Many reality shows are designed to create an extremely stressful environment to add drama. Participants are often isolated from family and friends so there is no support system, there are usually unrealistic time restraints, and more often than not there is an incredibly challenging task that the participant is suppose to accomplish.
This alone would be incredibly stressful.
What I had not anticipated was the stress of being in front of a camera. Not only did I feel like every facial expression was under a microscope, but there is a strange psychological reaction that occurs when you are struggling or feeling helpless, and there is a crew standing by simply…watching.
No word of encouragement.
No offer to help.
Worse, there is an underlying sense that the more Jake and I messed up, the better television it made. So when Jake and I inadvertently flood our basement (because I never did look up how to disconnect a dishwasher), there is a crew standing by and silently high-fiving each other as we have now handed them some great footage.
There is nothing natural about that dynamic, and I must admit I had my own little meltdown. Fortunately for me it was NOT caught on camera.
Manipulate Through Acting.
Finally, there are times when the producer of our show straight out asked us to act.
The majority of our interviews were authentic, but sometimes lines were fed to us. Ever think a reality show contestant is really funny, or really judgmental? They might just be repeating lines the producer gave them.
For most people, getting catchy lines from a producer might seem inconsequential, but for myself, I had a real issue with being unauthentic. Sure, it was just a line in a show. It wasn’t hurting anyone.
But it wasn’t ME. The poor producer really struggled to understand my reasoning, but she picked up quickly that I wasn’t gonna play.
In the end, I went along with having our family “act out” an ending. Jake had four days to shoot before he had to go back to work. For the producers, going back to work wasn’t a very “visual” way to end the show, so they were looking for an alternative. Jake had seriously injured his back and I had been fighting a cold for two days, so we acted out a scene where both Jake and I professed that we were too sick to go on. Our poor Sofia didn’t understand that Jake and I we were just acting for the show and she started crying because she didn’t want us to quit. She was afraid we were never going to have a kitchen again and cried some real tears, poor thing.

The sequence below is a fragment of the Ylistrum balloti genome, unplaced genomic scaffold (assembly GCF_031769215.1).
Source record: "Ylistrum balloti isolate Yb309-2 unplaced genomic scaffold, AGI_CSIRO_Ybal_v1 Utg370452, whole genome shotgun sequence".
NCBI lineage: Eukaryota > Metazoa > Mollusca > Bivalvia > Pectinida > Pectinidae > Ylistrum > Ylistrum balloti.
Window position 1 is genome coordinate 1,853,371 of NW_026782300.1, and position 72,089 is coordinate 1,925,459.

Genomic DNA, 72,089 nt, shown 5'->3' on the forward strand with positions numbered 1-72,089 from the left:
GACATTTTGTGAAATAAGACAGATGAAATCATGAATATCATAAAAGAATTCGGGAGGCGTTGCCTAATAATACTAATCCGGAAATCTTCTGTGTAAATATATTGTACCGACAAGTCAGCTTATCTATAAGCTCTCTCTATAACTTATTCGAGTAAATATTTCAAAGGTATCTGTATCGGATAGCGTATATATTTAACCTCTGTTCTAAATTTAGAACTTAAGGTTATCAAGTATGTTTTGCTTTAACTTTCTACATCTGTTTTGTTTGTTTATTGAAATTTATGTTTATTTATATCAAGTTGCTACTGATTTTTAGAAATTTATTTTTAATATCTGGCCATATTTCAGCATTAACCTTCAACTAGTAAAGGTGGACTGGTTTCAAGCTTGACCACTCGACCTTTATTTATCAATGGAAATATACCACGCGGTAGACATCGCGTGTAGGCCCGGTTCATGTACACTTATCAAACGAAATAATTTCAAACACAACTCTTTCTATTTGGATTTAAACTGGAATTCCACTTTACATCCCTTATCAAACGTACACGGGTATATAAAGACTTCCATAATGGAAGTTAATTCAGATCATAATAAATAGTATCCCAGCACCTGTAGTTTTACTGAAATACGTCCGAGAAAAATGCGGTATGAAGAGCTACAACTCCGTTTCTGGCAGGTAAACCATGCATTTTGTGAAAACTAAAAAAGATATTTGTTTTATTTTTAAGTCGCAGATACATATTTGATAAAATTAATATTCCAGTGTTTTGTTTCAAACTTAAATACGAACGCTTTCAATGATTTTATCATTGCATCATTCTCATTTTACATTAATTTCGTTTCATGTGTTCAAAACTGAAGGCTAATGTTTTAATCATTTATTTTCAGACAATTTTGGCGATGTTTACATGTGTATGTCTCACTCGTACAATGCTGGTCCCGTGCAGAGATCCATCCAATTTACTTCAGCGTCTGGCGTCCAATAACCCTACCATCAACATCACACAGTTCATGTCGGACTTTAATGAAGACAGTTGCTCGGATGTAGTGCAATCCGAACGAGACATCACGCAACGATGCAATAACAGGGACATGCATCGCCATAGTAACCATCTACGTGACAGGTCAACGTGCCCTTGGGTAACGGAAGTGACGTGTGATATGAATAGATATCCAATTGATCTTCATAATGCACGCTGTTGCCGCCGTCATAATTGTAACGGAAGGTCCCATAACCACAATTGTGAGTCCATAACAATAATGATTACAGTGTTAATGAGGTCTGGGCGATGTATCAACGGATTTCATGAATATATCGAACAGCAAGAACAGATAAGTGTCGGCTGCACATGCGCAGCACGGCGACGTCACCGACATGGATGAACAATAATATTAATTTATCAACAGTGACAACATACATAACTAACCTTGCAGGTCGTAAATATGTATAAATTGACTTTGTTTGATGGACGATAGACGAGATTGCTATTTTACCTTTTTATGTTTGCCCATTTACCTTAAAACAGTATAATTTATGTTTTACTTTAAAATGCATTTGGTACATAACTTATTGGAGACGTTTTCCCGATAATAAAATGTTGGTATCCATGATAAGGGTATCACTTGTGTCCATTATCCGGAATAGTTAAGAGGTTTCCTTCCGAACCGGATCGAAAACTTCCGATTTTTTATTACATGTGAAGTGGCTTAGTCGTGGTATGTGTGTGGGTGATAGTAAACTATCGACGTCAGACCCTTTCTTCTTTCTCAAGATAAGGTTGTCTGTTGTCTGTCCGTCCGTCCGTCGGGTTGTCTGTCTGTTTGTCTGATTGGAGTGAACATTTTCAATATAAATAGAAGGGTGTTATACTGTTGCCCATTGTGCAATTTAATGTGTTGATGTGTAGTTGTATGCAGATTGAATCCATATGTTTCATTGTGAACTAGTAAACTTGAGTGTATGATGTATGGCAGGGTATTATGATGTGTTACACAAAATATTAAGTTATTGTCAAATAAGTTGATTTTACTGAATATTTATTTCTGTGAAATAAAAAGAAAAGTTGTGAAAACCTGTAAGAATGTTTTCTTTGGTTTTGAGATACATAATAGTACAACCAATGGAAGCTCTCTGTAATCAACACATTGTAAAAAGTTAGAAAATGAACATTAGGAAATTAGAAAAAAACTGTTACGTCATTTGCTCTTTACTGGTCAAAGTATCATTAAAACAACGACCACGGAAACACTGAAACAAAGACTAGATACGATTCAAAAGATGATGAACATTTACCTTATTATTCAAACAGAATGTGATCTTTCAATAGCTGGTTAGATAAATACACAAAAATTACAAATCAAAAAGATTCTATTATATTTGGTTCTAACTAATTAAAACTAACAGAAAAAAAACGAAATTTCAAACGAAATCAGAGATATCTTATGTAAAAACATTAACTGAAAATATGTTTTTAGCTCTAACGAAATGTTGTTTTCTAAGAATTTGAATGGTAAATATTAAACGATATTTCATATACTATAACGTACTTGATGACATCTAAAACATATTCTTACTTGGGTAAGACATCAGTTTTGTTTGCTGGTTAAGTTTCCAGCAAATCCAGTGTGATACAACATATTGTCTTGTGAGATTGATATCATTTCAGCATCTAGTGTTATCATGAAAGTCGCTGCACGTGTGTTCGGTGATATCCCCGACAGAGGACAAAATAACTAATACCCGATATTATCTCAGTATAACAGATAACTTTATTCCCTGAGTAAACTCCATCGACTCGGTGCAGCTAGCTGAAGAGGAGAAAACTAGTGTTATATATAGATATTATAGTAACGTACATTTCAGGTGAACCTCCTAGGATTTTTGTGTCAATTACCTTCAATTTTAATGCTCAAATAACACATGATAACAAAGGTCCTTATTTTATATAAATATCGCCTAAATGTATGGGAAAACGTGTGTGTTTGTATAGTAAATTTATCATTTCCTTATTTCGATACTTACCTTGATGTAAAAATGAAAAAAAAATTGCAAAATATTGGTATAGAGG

Shortly after, the crew wrapped, flew back to Tennessee, while Jake and I went back to working on the kitchen…for the next two and half months. Over the next several weeks there were a lot of dishes washed in our bathroom sink and meals cooked in our microwave in the living room. We made plenty more mistakes, and Jake and I decided this was our last time living in a renovation, especially with four small children.
That being said, this show was an unbelievable experience that I am incredibly grateful for. We would have never remodeled our kitchen if we hadn’t been on “Renovation Realities;” and now Jake can install a dishwasher, move electrical wires and retrofit a $20 vintage dresser into an adorable sink vanity. We went from our cramped, retro kitchen to the farmhouse kitchen we ABSOLUTELY LOVE.
At the end of the day, reality television may be entertaining, but it isn’t real.